And I was a bug on being clean. My hair squeaked, my skin was creamy and blemishless,  by pussy lips were sealed and hugged up tight under my belly, my shit was chromed and odorless.  I glided through the ozone of life, streamlined, fast and holy.  I struck like a rapier, slashed like a fillet knife.  This was all very important to me, though I wasn’t verbally aware of it.  And now I was dribbling gook out of my hole and smearing things up.  I’d become an open wound. Worse, the only ways to deal with this treason of my privates was to make them a whole lot less private.  I had to talk to Flora Lee about what sort of “sanitary products” to choose and use.  Selah laughed at me. Bethany was disgusted, as usual.  From now on, I realized, you had to make other people aware of this condition.  Go into stores and buy tampons or napkins.  It was like the bloodflow invited the whole damned world and industrial complex right into my innards. Had to tell coaches you were having cramps.  I even had to go to a doctor and get felt up.  It changed my life, my self image, my whole reality. It was just so unfair.


Which  brings me to something that ties my kiddy undies in to the industrial-strength sexual advertisements I modeled in later years.  I’ve tried to put this into words before; maybe I’ll get it right this time.  And it’s probably politically incorrect, too.  I’ll call it The Myth Of Feminine Daintiness.

Women get seen as these dainty, delicate, spotless things, right?  As opposed to dirty, grubby men.  Women are pastels, lace, sheer fabrics, scalloped edges, sweetness, lightness. Everything as perfumed and kissable as a fresh-bathed baby.  And that gets emphasized most the closer you get to the truly woman-defining regions.  There’s hair, but mostly the pristine loveliness is focused in at the breasts and crotch.  Frills and peek a boo have adorned these regions from ancient times.  You can get the subtle, sultry, faux-innocent class of Victoria’s Secret, all packaged in the same antiseptic, white/pastel, floweriness that we see in commercials for douches and maxi-pads and special niche deodorants.  Or maybe you prefer the harder-core, in your face strumpeting of Fredericks of Hollywood.  But the message is the same–this is an area to delight the eye, nose, and taste buds, as wreathed in froth and sanctity as a wedding gown.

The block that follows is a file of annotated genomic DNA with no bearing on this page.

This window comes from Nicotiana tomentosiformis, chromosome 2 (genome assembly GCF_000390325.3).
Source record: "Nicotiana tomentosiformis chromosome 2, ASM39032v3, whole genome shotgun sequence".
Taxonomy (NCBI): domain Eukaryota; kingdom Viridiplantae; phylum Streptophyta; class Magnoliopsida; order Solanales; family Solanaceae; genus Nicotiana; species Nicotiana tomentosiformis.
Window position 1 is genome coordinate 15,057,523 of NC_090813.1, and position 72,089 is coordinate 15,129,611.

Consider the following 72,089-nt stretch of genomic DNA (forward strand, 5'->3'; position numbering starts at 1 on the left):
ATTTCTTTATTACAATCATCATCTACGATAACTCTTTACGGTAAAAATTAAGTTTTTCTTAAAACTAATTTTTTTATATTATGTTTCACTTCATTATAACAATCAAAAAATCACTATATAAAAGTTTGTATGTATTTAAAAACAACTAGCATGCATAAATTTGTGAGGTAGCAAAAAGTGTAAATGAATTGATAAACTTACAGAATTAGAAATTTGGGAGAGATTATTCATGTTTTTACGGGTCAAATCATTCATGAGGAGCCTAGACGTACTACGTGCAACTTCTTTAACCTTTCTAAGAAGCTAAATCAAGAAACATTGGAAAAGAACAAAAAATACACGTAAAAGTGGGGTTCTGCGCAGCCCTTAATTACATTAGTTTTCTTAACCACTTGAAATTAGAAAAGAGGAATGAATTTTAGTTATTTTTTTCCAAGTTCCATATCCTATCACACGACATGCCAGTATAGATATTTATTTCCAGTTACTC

But the reality is Victoria’s real secret, which is that women, in the very distinctions that make us women, are nasty and stinky.

And once you start looking at Womanhood as something functional, rather than decorative, the dainty stuff goes right out the window.  Tits aren’t really décor, functionally, are they?  They make milk so babies can suck it out of you.  And sometimes the milk seeps out and stains your undergarments and gets sour and smells funky.  This is not glamorous, sorry.  What are the real functions of a pussy, why we have them in the first place?  Two words: ick and ewwww.  They’re like busy terminals for all sorts of disgusting fluids, fields to be seed-drilled, delivery docks for screaming bloody babies and all manner of totally, absolutely revolting by-products.  And speaking of products, if women are daintier than men, why don’t guys have to douche?

Of course we can’t keep Vic’s secret from husbands and other intimates.  But by then, the whole fragile, fragrant flower thing has worked, hasn’t it?  Aside from that, we have to keep the Secret.  And the main way we’re supposed to do that is by spending money.  Those commercials I mentioned are a mammoth industry, a major element of the economy.  I don’t think anybody has actually built a better mousetrap in centuries, but if you can design some better way for a woman to hide and deny the blood and grunge, replace the tunaboats with alpine meadows,  and fringe that squidgy, hairy little aperture with exciting frills and frolic, you’re going to be into the money.

By the way, getting pubic hair also pissed me off, at the same level of seeing something sleek and aerodymanically shaped and intriguing turned into an undefined briarpatch.  If I hadn’t been blond it would have sent me ballistic.  Of course I can regain that unadorned, beautiful configuration if I want.  All it takes is shaving and waxing and obsessing.  More money, more industry, more messy effort.

It turns out that women are, in general, messier than men.  Talk to any janitor about which sex leaves the piggiest restrooms.  Walk through a girls’ dorm, then a boys’ dorm.  Get in their cars.  I can’t believe the way chicks trash out their car interiors and neglect under the hood.  I keep my ride clean and maintained like the guys who taught me cars in the first place.  But that’s all in private, you see.

I’m thinking of writing to those guys on Mythbusters, see if those geeks can debunk the Myth Of Daintiness.

On the other hand, I’ve been making a living off it.